County Antrim Industry

The cotton trade, which has become of so great importance in the North of Ireland, was introduced in 1777, merely as a source of employment for the children in the poor-house at Belfast, by Mr. Robt. Joy and Thos. McCabe, who, unable to secure individual co-operation, offered the machinery, which was then of the most improved description, to the managers of the charitable institution at prime cost. But the latter refusing to embark in a speculation altogether novel in Ireland, Messrs. Joy, McCabe, and McCracken formed themselves into a company, erected buildings, introduced new machinery, and generously opened their works to the public, at a time when it was endeavoured in England to keep the nature of the improved machinery a secret. In 1779 they commenced the manufacture of calico, dimities, and Marseilles quilting; and introduced the use of the fly shuttle. This branch of the trade soon acquiring considerable celebrity, many persons were induced to embark in it: the first mill for spinning twist by water was erected at Whitehouse, near Belfast, in 1784, from which period may be dated the fixed establishment of the cotton manufacture; and so rapid was thenceforward its progress that, in 1800, in Belfast and the surrounding country within a circuit of ten miles, it furnished employment to upwards of 13,000 individuals, or, including those indirectly connected with it, to 27,000.

In 1811, the number of bags of cotton wool imported into Belfast was 14,320, and the number exported, 3007; leaving for home consumption 11,313, worth £226,260, and, when manufactured, worth about one million sterling. The number of spinners in the mills, at the same period, was estimated at 22,000; of weavers, including attendants on looms, 25,000; and engaged in bleaching, embroidery, making looms, reels, &c., about 5000 more. The manufacture has been since still further extended, and every description of cotton fabric is now produced. In addition to the two above-named important branches of manufacture, there are, in this county, at Belfast, canvas and rope manufactories, and extensive paper-mills in various places. Woollen stockings are woven in several of the towns; soap and candles are made for exportation and home consumption; the manufacture of chloride of lime and vitriol, for which there is a great demand in the bleach-greens, has long been carried on at Lisburn and Belfast; and the manufacture of leather, though not so extensive as formerly, is still considerable throughout the county.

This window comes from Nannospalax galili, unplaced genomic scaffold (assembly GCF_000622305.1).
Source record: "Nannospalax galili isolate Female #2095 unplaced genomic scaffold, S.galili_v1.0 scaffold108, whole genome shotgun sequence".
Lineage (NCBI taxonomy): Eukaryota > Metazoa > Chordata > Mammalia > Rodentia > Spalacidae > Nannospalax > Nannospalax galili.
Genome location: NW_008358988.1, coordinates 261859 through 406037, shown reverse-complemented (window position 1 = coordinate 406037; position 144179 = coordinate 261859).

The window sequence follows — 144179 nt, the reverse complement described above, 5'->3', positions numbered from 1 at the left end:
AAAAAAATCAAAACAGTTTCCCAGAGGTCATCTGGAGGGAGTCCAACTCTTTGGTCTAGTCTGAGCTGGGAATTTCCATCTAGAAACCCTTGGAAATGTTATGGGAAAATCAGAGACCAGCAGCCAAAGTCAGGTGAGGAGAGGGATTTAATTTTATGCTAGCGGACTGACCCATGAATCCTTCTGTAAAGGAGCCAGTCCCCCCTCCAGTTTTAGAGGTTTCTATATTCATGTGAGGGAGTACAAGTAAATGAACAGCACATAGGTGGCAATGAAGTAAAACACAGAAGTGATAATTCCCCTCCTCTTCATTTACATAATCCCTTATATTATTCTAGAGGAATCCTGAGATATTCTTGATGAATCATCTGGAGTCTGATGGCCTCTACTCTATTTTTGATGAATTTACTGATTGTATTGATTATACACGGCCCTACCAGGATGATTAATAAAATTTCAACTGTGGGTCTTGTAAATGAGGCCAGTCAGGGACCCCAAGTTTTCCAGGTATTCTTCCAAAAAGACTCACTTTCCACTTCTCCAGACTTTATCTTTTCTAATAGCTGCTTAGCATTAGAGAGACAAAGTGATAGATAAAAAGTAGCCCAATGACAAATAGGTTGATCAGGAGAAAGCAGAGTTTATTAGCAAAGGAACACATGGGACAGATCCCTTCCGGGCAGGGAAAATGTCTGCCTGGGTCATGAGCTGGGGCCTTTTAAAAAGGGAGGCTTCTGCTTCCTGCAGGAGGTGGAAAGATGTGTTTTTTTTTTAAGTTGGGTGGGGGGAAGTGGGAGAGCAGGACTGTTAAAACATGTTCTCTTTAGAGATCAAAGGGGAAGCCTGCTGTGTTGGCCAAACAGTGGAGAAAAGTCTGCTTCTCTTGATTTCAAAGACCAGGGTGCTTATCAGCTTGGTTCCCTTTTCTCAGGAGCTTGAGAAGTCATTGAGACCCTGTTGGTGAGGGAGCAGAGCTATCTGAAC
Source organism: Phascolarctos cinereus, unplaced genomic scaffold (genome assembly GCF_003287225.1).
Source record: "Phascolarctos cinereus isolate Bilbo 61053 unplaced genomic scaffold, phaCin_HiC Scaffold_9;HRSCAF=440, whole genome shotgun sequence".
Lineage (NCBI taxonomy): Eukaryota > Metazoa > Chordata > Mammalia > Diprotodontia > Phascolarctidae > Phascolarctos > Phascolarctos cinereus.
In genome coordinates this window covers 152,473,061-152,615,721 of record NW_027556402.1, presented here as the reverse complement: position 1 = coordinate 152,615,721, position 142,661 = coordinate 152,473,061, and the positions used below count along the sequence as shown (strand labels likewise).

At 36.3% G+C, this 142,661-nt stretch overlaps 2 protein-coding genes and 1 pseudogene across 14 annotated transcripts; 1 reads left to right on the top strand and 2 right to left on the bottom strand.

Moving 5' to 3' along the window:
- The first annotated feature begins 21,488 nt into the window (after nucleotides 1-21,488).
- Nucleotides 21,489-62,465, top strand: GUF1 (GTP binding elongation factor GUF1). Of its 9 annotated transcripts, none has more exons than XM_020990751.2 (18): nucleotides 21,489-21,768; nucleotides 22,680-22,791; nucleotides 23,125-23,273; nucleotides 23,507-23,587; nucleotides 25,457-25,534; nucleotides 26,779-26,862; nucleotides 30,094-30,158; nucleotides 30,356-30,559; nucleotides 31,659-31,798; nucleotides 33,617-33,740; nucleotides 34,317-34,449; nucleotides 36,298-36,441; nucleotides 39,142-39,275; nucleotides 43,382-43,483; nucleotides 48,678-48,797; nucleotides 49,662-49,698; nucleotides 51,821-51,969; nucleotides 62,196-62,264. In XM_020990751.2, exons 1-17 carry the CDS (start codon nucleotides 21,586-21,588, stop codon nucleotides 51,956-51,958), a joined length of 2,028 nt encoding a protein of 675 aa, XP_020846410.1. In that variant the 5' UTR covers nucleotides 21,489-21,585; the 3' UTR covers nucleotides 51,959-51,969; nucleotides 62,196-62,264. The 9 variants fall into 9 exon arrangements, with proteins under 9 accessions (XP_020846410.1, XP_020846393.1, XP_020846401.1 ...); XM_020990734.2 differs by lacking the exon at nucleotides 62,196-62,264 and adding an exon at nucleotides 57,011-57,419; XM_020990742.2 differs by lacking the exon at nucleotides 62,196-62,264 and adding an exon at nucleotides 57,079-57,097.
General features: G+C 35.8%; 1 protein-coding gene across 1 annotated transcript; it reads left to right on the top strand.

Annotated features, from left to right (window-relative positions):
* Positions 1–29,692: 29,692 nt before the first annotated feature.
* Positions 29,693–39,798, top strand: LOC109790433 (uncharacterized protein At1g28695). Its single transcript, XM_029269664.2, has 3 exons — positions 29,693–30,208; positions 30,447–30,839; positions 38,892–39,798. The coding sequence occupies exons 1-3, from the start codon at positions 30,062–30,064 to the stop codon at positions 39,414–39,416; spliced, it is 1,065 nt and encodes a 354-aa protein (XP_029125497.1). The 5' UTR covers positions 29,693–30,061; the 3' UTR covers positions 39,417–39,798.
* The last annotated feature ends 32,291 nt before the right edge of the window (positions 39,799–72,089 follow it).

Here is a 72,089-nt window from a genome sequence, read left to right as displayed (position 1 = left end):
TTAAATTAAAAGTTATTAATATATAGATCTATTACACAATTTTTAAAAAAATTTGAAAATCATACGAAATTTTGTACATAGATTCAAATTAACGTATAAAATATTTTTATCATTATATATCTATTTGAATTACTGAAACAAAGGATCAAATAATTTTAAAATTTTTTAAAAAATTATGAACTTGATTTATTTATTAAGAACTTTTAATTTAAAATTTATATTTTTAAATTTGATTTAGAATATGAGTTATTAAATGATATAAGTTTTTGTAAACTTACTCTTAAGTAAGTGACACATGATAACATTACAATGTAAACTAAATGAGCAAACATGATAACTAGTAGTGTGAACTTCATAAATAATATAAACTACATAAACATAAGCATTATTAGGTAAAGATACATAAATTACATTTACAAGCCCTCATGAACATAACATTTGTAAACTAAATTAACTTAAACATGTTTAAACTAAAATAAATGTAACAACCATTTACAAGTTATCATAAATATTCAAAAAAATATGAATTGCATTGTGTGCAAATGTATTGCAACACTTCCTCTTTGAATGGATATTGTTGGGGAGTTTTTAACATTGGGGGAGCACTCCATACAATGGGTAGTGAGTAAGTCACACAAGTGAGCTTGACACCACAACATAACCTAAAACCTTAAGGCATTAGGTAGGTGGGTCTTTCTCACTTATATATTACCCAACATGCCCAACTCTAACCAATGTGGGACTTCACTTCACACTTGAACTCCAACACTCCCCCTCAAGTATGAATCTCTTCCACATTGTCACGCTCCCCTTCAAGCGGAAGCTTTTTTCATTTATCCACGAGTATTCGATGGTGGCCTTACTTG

At Belfast are several large iron-foundries and glass-manufactories; and at Lisburn are works for turning and fluting iron. Hence the commerce of this county is very extensive: the exports are linens, linen yarn, cotton goods, all kinds of grain, pork, bacon, hams, beef, butter, eggs, lard, potatoes, soap, and candles; and the imports consist of the raw materials for the cotton manufacture, also coal and the various foreign articles of consumption required by the numerous population. There is an extensive salmon fishery along the coast at Carrickarede, between Ballintoy and Kenbane Head, and this fish is also caught at different places along the entire coast north of Glenarm, and also in the rivers Bann and Bush: all the other rivers, except the Lagan, are likewise frequented by salmon; and all abound with eels, which are taken at weirs in the Bann. There is a great variety of other valuable fish off the coast; of testaceous fish this shore affords the lobster and the crab, and oysters of superior size and flavour are found in Carrickfergus bay; the seal is common.

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